History, 1838–1856, volume E-1 [1 July 1843–30 April 1844]

  • Source Note
  • Historical Introduction
Page 1645
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<July 1> engaged in threatening the citizens with death if they did not leave their homes and go out of the within a very short time; the time not precisely recollected; but I think it was the next day by ten o’clock, but of this I am not certain. He said they were setting fire to the prairies, in view of burning houses and desolating farms, that they [HC 3:457] had set fire to a wagon loaded with goods and they were all consumed; that they had also set fire to a house, and when he left, it was burning down. Such was the situation of affairs at at that time, that could not spare any of his forces, as an attack was hourly expected at . The messenger went off, and I heard no more about it, till sometime the night following, when I was awakened from sleep by the voice of some man apparently giving command to a military body, being somewhat unwell I did not get up. Sometime after I got up in the morning, the Sheriff of the stopped at the door, and said that , had had a battle with the mob last night at , and that several were killed and a number wounded; that was among the number of the wounded, and his wound supposed to be mortal. After I had taken breakfast another gentleman called, giving me the same account, and asked me if I would not take my horse and ride out with him and see what was done. I agreed to do so, and we started and after going some three or four miles, met a company coming into , we turned and went back with them.
This mob proved to be that, headed by the Reverend , a methodist preacher, and the battle was called the Bogard Battle. After this battle there was a short season of quiet, the mobs disappeared, and the Militia returned to ; though they were not discharged, but remained under orders until it should be known how the matter would turn. In the space of a few days, it was said that a large body of armed men were entering the south part of . The county court ordered the military to go and enquire what was their object, in thus coming into the county without permission. The military started as commanded, and little or no information was received at about their movements until late the next afternoon, when a large army was descried making their way towards . being an elevated situation, the army was discovered while a number of miles from the place. Their object was entirely unknown to the citizens as far as I had any knowledge on the subject; and every man I heard speak of their object, expressed as great ignorance as myself.— They reached a small stream on the South side of the , which was studded with timber on its banks and for perhaps from half a mile to a mile on the South side of the stream, an hour before sundown. There the main body halted, and soon after a detachment under the command of , marched towards the town in line of battle. This body was preceded, probably three fourths of a mile in advance of them, by a man carrying a white flag, who ap[HC 3:458]proached within a few rods of the eastern boundary of the , and demanded three persons, who were in the town, to be sent to their camp, after which the whole town, he said would be massacred. When the persons who were inquired for were informed, they refused to go, determined to share the common fate of the citizens. One of those persons did not belong to the “Church of Latter day Saints.” His name is , a merchant in that .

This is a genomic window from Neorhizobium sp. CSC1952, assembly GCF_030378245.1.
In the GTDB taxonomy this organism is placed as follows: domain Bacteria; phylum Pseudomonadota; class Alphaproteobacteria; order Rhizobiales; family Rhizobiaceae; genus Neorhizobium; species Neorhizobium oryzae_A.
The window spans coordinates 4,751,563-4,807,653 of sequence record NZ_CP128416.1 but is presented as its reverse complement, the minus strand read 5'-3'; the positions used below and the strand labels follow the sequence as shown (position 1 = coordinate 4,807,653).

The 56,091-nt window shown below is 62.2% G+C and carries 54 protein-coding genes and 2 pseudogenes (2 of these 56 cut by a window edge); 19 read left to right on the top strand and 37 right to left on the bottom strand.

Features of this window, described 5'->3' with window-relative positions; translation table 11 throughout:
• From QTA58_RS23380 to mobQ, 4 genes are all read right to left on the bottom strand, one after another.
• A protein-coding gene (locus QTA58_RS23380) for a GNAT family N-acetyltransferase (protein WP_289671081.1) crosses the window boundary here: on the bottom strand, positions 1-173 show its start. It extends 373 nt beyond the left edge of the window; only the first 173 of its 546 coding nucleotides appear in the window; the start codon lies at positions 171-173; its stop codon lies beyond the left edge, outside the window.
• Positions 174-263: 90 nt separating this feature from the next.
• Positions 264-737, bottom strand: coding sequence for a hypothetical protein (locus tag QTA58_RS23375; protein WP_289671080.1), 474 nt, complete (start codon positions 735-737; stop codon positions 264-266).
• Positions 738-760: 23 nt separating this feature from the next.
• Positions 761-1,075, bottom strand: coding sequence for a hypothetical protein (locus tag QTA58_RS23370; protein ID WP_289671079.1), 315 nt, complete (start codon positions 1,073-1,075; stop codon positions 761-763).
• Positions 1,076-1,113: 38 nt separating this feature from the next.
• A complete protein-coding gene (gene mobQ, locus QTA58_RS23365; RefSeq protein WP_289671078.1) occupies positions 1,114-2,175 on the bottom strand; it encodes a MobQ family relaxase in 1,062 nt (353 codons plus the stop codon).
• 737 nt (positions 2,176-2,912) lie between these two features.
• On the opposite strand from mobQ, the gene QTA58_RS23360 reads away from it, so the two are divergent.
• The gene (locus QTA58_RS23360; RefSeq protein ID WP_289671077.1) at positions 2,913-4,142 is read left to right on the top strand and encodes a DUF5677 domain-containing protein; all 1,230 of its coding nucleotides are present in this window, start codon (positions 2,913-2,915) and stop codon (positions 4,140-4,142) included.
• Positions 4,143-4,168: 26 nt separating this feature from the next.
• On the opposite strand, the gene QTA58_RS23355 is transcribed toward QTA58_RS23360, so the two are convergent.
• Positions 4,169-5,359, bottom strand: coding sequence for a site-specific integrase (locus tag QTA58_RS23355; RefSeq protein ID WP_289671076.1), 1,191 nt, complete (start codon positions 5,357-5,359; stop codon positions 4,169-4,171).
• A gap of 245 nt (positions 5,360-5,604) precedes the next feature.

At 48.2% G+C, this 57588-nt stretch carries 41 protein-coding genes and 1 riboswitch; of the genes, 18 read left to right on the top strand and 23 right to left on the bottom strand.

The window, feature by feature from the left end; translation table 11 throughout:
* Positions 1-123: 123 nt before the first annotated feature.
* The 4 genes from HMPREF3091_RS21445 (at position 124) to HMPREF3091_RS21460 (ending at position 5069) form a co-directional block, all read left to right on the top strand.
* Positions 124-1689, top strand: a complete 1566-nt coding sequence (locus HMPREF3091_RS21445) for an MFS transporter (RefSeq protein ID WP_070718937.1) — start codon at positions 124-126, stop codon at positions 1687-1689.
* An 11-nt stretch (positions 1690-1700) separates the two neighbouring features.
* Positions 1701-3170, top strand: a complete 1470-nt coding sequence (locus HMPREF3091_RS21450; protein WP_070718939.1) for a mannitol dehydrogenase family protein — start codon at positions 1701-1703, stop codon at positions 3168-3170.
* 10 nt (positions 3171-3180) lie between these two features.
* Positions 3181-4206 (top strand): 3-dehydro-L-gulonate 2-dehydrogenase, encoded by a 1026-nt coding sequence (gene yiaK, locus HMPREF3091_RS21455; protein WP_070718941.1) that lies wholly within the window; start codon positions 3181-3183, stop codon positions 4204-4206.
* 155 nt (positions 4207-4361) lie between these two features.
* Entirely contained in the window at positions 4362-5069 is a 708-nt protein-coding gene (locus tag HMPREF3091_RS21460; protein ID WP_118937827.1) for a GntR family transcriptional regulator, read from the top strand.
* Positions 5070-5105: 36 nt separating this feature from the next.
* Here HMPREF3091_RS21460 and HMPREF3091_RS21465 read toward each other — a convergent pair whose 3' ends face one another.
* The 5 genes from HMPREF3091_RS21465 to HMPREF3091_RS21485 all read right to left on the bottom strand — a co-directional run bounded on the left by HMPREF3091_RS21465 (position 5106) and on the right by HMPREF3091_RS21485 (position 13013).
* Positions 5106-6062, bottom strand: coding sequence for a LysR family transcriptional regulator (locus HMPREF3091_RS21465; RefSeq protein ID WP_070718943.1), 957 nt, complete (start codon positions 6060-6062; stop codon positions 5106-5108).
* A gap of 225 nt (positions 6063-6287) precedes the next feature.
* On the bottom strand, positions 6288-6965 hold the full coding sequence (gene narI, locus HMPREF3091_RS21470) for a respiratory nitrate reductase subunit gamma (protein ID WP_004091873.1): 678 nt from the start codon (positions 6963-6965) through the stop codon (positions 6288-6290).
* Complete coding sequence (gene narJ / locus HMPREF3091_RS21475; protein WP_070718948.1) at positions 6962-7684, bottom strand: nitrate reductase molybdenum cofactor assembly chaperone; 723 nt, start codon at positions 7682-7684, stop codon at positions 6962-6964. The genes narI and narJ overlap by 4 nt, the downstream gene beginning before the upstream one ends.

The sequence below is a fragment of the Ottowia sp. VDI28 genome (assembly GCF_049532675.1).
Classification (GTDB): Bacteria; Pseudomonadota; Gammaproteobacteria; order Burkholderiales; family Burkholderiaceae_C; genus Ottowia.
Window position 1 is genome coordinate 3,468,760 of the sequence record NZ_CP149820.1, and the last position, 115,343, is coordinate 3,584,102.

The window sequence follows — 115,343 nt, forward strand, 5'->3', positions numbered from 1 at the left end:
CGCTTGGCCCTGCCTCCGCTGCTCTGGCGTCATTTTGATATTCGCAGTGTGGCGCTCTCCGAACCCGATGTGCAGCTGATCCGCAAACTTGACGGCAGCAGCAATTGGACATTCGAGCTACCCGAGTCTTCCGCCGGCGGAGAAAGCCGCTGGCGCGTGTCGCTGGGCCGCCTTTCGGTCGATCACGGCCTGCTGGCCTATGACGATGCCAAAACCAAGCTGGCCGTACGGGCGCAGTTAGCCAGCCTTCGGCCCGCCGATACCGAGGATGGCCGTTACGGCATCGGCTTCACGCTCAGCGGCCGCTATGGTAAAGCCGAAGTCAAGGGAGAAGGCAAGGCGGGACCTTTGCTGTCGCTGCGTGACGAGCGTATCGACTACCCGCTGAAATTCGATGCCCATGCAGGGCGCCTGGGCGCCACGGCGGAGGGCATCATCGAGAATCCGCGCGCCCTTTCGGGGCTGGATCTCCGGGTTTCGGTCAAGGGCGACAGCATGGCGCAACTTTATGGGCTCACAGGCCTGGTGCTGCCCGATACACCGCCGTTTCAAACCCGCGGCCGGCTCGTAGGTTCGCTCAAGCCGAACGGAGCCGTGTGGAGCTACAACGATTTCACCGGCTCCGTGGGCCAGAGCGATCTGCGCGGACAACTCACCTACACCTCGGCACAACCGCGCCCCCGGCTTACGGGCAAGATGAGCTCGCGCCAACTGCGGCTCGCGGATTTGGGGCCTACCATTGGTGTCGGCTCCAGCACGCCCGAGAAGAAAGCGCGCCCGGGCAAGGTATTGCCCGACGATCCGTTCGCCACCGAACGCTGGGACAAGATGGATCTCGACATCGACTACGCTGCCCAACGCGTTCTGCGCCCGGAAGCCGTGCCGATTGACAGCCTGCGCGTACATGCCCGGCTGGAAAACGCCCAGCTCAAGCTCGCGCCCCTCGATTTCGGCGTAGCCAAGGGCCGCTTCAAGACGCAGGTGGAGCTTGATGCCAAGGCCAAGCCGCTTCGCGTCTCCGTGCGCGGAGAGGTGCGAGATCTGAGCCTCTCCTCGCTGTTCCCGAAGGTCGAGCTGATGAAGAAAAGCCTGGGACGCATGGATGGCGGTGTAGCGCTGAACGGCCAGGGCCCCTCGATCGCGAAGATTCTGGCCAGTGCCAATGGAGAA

The white flag returned to the camp. To the force of , was the small force of militia, under , opposed. Who also marched in line of battle to the Southern line of the . The whole force of did not [p. 1645]